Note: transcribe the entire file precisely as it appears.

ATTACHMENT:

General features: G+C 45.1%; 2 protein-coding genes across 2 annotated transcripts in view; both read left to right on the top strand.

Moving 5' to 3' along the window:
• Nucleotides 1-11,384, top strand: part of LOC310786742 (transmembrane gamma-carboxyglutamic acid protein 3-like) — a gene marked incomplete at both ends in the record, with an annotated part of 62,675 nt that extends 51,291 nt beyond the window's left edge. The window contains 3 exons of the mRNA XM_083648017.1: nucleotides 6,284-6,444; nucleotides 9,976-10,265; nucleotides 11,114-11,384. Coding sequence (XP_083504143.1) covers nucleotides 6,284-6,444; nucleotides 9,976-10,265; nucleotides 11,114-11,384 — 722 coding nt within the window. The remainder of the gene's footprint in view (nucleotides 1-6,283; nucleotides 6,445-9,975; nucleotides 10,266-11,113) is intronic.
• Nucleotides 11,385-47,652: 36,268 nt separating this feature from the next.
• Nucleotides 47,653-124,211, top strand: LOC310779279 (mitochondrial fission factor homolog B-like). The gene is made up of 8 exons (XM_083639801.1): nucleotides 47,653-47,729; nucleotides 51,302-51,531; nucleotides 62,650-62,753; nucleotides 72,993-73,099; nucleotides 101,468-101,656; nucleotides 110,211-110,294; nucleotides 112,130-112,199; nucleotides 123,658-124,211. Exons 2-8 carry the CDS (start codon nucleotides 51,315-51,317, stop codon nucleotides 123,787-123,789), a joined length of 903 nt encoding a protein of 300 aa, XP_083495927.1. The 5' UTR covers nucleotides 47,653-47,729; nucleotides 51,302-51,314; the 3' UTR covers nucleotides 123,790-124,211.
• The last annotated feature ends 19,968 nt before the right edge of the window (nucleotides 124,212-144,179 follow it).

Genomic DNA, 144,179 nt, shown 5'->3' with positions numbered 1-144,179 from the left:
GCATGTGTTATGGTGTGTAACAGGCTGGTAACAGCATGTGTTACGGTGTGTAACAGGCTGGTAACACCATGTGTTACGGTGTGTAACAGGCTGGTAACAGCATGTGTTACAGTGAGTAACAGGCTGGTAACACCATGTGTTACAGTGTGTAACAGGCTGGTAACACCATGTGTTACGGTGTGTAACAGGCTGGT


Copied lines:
General features: G+C 45.1%; 2 protein-coding genes across 2 annotated transcripts in view; both read left to right on the top strand.

Moving 5' to 3' along the window:
• Nucleotides 1-11,384, top strand: part of LOC310786742 (transmembrane gamma-carboxyglutamic acid protein 3-like) — a gene marked incomplete at both ends in the record, with an annotated part of 62,675 nt that extends 51,291 nt beyond the window's left edge. The window contains 3 exons of the mRNA XM_083648017.1: nucleotides 6,284-6,444; nucleotides 9,976-10,265; nucleotides 11,114-11,384. Coding sequence (XP_083504143.1) covers nucleotides 6,284-6,444; nucleotides 9,976-10,265; nucleotides 11,114-11,384 — 722 coding nt within the window. The remainder of the gene's footprint in view (nucleotides 1-6,283; nucleotides 6,445-9,975; nucleotides 10,266-11,113) is intronic.
• Nucleotides 11,385-47,652: 36,268 nt separating this feature from the next.
• Nucleotides 47,653-124,211, top strand: LOC310779279 (mitochondrial fission factor homolog B-like). The gene is made up of 8 exons (XM_083639801.1): nucleotides 47,653-47,729; nucleotides 51,302-51,531; nucleotides 62,650-62,753; nucleotides 72,993-73,099; nucleotides 101,468-101,656; nucleotides 110,211-110,294; nucleotides 112,130-112,199; nucleotides 123,658-124,211. Exons 2-8 carry the CDS (start codon nucleotides 51,315-51,317, stop codon nucleotides 123,787-123,789), a joined length of 903 nt encoding a protein of 300 aa, XP_083495927.1. The 5' UTR covers nucleotides 47,653-47,729; nucleotides 51,302-51,314; the 3' UTR covers nucleotides 123,790-124,211.
• The last annotated feature ends 19,968 nt before the right edge of the window (nucleotides 124,212-144,179 follow it).

Genomic DNA, 144,179 nt, shown 5'->3' with positions numbered 1-144,179 from the left:
GCATGTGTTATGGTGTGTAACAGGCTGGTAACAGCATGTGTTACGGTGTGTAACAGGCTGGTAACACCATGTGTTACGGTGTGTAACAGGCTGGTAACAGCATGTGTTACAGTGAGTAACAGGCTGGTAACACCATGTGTTACAGTGTGTAACAGGCTGGTAACACCATGTGTTACGGTGTGTAACAGGCTGGT